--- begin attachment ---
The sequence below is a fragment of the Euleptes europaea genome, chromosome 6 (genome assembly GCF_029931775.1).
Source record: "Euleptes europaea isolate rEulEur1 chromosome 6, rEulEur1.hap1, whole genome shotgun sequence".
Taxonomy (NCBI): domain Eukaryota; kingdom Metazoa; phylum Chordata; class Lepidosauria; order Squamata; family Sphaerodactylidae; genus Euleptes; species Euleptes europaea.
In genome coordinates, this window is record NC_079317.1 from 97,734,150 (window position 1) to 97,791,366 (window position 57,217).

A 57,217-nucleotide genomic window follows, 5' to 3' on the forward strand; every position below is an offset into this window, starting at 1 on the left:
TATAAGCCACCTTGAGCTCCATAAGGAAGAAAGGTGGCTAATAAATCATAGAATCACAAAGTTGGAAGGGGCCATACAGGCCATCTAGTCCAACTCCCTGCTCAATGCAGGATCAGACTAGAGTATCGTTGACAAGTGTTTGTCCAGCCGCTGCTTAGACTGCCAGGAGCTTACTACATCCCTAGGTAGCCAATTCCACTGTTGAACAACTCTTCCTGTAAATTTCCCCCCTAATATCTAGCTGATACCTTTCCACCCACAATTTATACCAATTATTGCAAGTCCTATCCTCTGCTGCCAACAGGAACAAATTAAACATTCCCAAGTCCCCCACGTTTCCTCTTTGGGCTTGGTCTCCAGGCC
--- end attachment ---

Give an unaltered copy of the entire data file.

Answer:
The sequence below is a fragment of the Euleptes europaea genome, chromosome 6 (genome assembly GCF_029931775.1).
Source record: "Euleptes europaea isolate rEulEur1 chromosome 6, rEulEur1.hap1, whole genome shotgun sequence".
Taxonomy (NCBI): domain Eukaryota; kingdom Metazoa; phylum Chordata; class Lepidosauria; order Squamata; family Sphaerodactylidae; genus Euleptes; species Euleptes europaea.
In genome coordinates, this window is record NC_079317.1 from 97,734,150 (window position 1) to 97,791,366 (window position 57,217).

A 57,217-nucleotide genomic window follows, 5' to 3' on the forward strand; every position below is an offset into this window, starting at 1 on the left:
TATAAGCCACCTTGAGCTCCATAAGGAAGAAAGGTGGCTAATAAATCATAGAATCACAAAGTTGGAAGGGGCCATACAGGCCATCTAGTCCAACTCCCTGCTCAATGCAGGATCAGACTAGAGTATCGTTGACAAGTGTTTGTCCAGCCGCTGCTTAGACTGCCAGGAGCTTACTACATCCCTAGGTAGCCAATTCCACTGTTGAACAACTCTTCCTGTAAATTTCCCCCCTAATATCTAGCTGATACCTTTCCACCCACAATTTATACCAATTATTGCAAGTCCTATCCTCTGCTGCCAACAGGAACAAATTAAACATTCCCAAGTCCCCCACGTTTCCTCTTTGGGCTTGGTCTCCAGGCC